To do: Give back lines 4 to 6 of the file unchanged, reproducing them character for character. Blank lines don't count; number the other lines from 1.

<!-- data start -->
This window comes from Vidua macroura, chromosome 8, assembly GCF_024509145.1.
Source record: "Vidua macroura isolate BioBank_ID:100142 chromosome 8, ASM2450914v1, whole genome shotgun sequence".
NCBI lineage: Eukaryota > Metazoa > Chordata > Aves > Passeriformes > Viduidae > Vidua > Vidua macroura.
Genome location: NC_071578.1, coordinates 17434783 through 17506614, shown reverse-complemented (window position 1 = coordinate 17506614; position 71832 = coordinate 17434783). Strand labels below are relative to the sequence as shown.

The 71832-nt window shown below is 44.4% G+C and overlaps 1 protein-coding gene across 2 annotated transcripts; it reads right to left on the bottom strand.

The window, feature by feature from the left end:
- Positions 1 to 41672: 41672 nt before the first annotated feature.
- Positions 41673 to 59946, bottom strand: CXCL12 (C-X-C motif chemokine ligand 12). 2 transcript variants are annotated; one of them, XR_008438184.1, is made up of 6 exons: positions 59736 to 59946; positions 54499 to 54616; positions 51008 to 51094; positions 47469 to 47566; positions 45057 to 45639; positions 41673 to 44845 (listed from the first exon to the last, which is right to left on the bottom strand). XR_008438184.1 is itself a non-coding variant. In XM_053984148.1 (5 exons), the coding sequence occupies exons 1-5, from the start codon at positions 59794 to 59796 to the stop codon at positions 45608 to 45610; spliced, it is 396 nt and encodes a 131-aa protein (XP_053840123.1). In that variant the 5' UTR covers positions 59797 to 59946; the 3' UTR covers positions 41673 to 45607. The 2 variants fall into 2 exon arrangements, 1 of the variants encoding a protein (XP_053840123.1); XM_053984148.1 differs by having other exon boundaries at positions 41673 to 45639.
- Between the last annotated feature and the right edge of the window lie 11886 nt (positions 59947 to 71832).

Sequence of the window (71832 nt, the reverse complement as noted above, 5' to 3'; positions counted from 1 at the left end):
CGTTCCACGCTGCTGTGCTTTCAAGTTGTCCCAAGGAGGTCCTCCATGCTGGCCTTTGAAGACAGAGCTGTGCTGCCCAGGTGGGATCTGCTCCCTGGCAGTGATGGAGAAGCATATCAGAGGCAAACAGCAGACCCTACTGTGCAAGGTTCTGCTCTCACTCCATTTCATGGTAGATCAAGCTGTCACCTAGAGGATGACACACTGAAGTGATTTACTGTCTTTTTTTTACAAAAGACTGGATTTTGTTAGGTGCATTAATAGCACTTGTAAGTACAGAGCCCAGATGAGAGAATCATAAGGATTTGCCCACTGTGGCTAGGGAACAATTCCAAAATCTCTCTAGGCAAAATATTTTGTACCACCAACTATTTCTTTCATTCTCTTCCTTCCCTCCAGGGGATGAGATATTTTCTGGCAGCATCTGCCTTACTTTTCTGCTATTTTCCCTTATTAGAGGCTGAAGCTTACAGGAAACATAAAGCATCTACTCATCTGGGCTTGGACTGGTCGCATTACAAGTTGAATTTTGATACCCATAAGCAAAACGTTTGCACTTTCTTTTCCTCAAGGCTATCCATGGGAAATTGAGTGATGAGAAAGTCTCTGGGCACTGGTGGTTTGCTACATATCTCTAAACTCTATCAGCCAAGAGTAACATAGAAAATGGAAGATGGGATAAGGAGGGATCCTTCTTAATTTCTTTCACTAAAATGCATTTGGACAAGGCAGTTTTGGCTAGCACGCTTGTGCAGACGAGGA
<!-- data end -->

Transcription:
Genome location: NC_071578.1, coordinates 17434783 through 17506614, shown reverse-complemented (window position 1 = coordinate 17506614; position 71832 = coordinate 17434783). Strand labels below are relative to the sequence as shown.

The 71832-nt window shown below is 44.4% G+C and overlaps 1 protein-coding gene across 2 annotated transcripts; it reads right to left on the bottom strand.

The window, feature by feature from the left end: